Imagine meeting a real-life alien.
Whether it’s the classic green, large-headed creature we see in movies, or the blue, centaur-like Andalites of children’s sci-fi, picture yourself meeting them and having the task of introducing yourself. Who and, more crucially, what exactly are you?
It’s not as easy as filling out a LinkedIn profile. Basic personal information like your full name and educational attainment, for example, may not hold much meaning to someone who grew up light-years away and has no idea what an HR manager is.
You can always talk about biology, what makes our cells work and how organs work together, but that doesn’t quite capture who we are. Neither does it help explain to aliens why we humans can look so different on the outside, or why we behave the way we do.
You can even talk about the culture of your people, one of many across the globe, as well as your interests. But then again, what does all that even mean to someone who doesn’t understand the cultural significance of Lady Gaga or the triumph of the #FreeBritney movement?
Trying to explain who and what we are is something that scientists have sought to do throughout the past couple of centuries.
More recently, everyday folks have tried to grapple with this idea in subreddits like r/humansarespaceorcs, where people take on the interesting exercise of stepping back from humanity and all we know as part of it. From there, we can start trying to see ourselves from the eyes of someone from an entirely different galaxy — with its own physiology, cultures, and intergalactic knowledge.
Are We Alone in the Universe?
Before we began trying to reach out to aliens, humanity first had to contend with the question of whether or not they exist.
For instance, before Jesus came around, ancient philosophers like Epicurus and Anaximander talked about how the universe is likely home to many different planets, and that many of these planets might just support life. Though we know that the first half of that is a fact (the list of 2021’s exoplanet discoveries is a pretty exciting one), the second half is still up in the air or, well, the vacuum of space.
Epicurus and Anaximander’s ideas took a while to be properly appreciated, at least in Europe, because the likes of Plato and Aristotle (names most of us are more familiar with), argued that there couldn’t be any other worlds. However, medieval Islamic scholars like Muhammad al-Baqir and Fakhr ad-Din ar-Razi preached about a cosmic pluralism similar to Epicurus and Anaximander.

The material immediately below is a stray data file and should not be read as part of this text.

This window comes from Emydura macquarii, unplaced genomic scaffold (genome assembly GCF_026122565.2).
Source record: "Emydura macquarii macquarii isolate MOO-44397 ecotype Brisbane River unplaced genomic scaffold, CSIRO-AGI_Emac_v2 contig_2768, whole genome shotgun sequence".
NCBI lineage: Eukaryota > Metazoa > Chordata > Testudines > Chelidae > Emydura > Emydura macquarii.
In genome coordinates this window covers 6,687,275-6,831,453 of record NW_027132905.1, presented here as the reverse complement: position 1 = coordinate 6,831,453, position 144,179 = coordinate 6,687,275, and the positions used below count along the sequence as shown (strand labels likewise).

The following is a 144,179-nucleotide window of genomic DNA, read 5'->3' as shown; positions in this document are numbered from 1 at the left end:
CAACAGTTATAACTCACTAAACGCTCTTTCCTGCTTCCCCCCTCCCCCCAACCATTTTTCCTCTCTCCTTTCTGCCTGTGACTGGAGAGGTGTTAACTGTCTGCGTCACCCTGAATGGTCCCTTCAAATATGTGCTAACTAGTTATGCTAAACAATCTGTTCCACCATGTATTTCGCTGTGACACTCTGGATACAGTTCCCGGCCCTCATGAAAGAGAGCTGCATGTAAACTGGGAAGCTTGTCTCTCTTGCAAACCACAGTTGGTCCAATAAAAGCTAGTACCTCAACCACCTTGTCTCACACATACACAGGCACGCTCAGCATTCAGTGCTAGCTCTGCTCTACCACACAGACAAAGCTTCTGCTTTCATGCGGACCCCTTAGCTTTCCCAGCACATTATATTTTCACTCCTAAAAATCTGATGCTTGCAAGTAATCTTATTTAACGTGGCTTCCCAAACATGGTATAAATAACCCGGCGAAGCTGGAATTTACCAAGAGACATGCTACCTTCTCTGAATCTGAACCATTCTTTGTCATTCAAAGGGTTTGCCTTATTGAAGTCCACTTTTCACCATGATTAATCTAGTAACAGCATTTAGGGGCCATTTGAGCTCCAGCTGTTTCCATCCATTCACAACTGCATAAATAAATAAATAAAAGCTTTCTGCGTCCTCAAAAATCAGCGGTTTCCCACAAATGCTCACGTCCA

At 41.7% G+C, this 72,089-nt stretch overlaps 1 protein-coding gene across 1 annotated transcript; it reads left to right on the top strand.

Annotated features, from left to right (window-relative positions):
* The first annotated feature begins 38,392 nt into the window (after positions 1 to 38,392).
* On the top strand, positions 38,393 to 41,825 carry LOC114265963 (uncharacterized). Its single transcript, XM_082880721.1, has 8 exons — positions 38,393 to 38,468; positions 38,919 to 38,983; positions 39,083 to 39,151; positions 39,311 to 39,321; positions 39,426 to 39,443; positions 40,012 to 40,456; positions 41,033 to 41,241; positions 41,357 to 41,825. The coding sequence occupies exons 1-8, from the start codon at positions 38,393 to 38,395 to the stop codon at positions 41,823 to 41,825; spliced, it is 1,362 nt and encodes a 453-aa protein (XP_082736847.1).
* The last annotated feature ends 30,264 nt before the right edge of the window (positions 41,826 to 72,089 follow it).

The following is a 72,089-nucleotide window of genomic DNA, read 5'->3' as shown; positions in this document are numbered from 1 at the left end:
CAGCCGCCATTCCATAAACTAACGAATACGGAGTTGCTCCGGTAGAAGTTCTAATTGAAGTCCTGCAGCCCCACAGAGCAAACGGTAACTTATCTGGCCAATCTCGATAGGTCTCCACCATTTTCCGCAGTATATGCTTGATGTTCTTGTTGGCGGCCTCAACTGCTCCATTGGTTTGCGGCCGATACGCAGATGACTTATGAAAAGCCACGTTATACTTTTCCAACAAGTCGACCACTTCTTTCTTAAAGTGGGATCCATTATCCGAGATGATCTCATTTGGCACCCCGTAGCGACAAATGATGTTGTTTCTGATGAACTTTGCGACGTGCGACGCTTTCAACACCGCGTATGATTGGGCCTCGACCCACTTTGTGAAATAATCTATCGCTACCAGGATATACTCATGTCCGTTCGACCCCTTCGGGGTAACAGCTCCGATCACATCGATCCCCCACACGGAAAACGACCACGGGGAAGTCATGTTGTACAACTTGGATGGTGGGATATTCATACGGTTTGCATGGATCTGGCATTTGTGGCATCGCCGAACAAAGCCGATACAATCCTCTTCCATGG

By the 16th century, the idea that the planets go around the sun — not the other way around — took hold, and kicked off the Copernican Revolution, so named after Nicolaus Copernicus. Once people realized the Earth wasn’t the center of the solar system and instead was just one of several planets revolving around our sun, it became much easier to think about other planets around other suns, with other possible forms of life on them.
Since then, many thinkers have proposed ways to send out messages to those possible life forms. Without the benefit of spacecraft, early 19th century astronomers weren’t yet thinking about introducing us in all our complexity; they just wanted to let aliens know that we exist, and we’re here.
One of these people was the Austrian astronomer Joseph Johann Von Littrow. The story goes that he once proposed that trenches be dug in vast, geometric patterns across the Sahara desert. These trenches could then be filled with water, and then kerosene, which people could light ablaze in order to send a signal to whoever might be out there to see.
Another idea from that era, this time from German mathematician Carl Friedrich Gauss, went a step further. Gauss believed in the possible existence of “lunarians,” or creatures on the moon.
(This was, interestingly, a popular idea at the time, so much so that a New York newspaper published a series of articles on life on the moon — what we might call today as fake news — in the 1830s.)
Gauss wanted to show these lunarians that not only do we exist, but that we also understand basic math.
So, he proposed to cut down trees in large areas of the Siberian forest to create certain shapes that could be seen from the moon. And these shapes? Our high school best friend (or tormentor), the right triangle of the Pythagorean theorem.
That’s right. He wanted to show aliens that we know our a2 + b2 = c2.
If those ideas made you sweat, either from the math involved or the carbon in all that kerosene-burning and tree-cutting, then the good news is that neither of these ever came to fruition.
In fact, it wasn’t until the 20th century that we truly began sending out messages about who we are to life outside of earth — thanks largely to radio technology.
What We’ve Sent to Aliens
“Mir,” “Lenin,” and “USSR”
The first credited attempt to reach out to aliens via radio was in 1962, when Soviet scientists aimed a radio transmitter at the planet Venus. Through Morse code, they introduced humanity using three words: “Mir” (a Russian word that means both “peace” and “world”), “Lenin” (as in, Vladimir, the Russian revolutionary), and “USSR.”
Known as the Morse Message, it’s the first radio broadcast designed to reach aliens, though it was also a kind of test for their brand-new planetary radar. The signals bounced back to Earth in just over four and a half minutes, and are currently in transit to the star HD 131336, which is in the Libra constellation.